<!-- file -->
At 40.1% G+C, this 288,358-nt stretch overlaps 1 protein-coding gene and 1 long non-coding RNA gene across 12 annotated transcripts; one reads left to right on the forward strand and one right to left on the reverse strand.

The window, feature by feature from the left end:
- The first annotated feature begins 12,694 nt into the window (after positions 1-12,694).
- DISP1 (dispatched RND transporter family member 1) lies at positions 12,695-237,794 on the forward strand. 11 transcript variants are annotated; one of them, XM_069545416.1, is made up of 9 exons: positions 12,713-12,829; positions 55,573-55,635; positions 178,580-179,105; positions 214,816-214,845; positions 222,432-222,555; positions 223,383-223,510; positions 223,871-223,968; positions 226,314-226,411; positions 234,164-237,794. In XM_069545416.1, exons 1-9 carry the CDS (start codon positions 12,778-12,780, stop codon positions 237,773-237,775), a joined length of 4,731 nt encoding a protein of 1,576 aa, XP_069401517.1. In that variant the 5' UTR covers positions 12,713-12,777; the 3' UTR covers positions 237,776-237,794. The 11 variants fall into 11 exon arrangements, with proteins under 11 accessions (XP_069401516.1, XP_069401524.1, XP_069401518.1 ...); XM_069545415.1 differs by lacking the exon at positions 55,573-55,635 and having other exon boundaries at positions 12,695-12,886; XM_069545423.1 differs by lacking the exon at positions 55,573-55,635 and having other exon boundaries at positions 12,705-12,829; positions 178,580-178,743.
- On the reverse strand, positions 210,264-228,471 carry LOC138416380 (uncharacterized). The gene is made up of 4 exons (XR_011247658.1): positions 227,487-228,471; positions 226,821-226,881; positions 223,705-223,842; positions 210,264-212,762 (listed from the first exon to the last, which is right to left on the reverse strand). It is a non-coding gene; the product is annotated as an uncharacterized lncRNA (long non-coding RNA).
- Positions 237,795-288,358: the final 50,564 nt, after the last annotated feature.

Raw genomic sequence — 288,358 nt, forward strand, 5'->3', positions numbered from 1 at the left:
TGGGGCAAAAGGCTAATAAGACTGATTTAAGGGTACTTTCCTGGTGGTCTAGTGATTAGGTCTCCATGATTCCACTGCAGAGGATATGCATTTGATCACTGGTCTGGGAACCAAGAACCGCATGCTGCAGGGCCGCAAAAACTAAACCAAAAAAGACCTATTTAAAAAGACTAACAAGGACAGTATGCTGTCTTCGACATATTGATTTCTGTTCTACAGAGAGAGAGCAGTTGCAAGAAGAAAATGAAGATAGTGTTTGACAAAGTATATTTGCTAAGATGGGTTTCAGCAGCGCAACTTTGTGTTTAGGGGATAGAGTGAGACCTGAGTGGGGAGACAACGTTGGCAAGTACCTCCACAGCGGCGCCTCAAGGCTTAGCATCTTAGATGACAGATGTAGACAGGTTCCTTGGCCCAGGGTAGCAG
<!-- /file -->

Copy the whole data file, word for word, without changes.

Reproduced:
At 40.1% G+C, this 288,358-nt stretch overlaps 1 protein-coding gene and 1 long non-coding RNA gene across 12 annotated transcripts; one reads left to right on the forward strand and one right to left on the reverse strand.

The window, feature by feature from the left end:
- The first annotated feature begins 12,694 nt into the window (after positions 1-12,694).
- DISP1 (dispatched RND transporter family member 1) lies at positions 12,695-237,794 on the forward strand. 11 transcript variants are annotated; one of them, XM_069545416.1, is made up of 9 exons: positions 12,713-12,829; positions 55,573-55,635; positions 178,580-179,105; positions 214,816-214,845; positions 222,432-222,555; positions 223,383-223,510; positions 223,871-223,968; positions 226,314-226,411; positions 234,164-237,794. In XM_069545416.1, exons 1-9 carry the CDS (start codon positions 12,778-12,780, stop codon positions 237,773-237,775), a joined length of 4,731 nt encoding a protein of 1,576 aa, XP_069401517.1. In that variant the 5' UTR covers positions 12,713-12,777; the 3' UTR covers positions 237,776-237,794. The 11 variants fall into 11 exon arrangements, with proteins under 11 accessions (XP_069401516.1, XP_069401524.1, XP_069401518.1 ...); XM_069545415.1 differs by lacking the exon at positions 55,573-55,635 and having other exon boundaries at positions 12,695-12,886; XM_069545423.1 differs by lacking the exon at positions 55,573-55,635 and having other exon boundaries at positions 12,705-12,829; positions 178,580-178,743.
- On the reverse strand, positions 210,264-228,471 carry LOC138416380 (uncharacterized). The gene is made up of 4 exons (XR_011247658.1): positions 227,487-228,471; positions 226,821-226,881; positions 223,705-223,842; positions 210,264-212,762 (listed from the first exon to the last, which is right to left on the reverse strand). It is a non-coding gene; the product is annotated as an uncharacterized lncRNA (long non-coding RNA).
- Positions 237,795-288,358: the final 50,564 nt, after the last annotated feature.

Raw genomic sequence — 288,358 nt, forward strand, 5'->3', positions numbered from 1 at the left:
TGGGGCAAAAGGCTAATAAGACTGATTTAAGGGTACTTTCCTGGTGGTCTAGTGATTAGGTCTCCATGATTCCACTGCAGAGGATATGCATTTGATCACTGGTCTGGGAACCAAGAACCGCATGCTGCAGGGCCGCAAAAACTAAACCAAAAAAGACCTATTTAAAAAGACTAACAAGGACAGTATGCTGTCTTCGACATATTGATTTCTGTTCTACAGAGAGAGAGCAGTTGCAAGAAGAAAATGAAGATAGTGTTTGACAAAGTATATTTGCTAAGATGGGTTTCAGCAGCGCAACTTTGTGTTTAGGGGATAGAGTGAGACCTGAGTGGGGAGACAACGTTGGCAAGTACCTCCACAGCGGCGCCTCAAGGCTTAGCATCTTAGATGACAGATGTAGACAGGTTCCTTGGCCCAGGGTAGCAG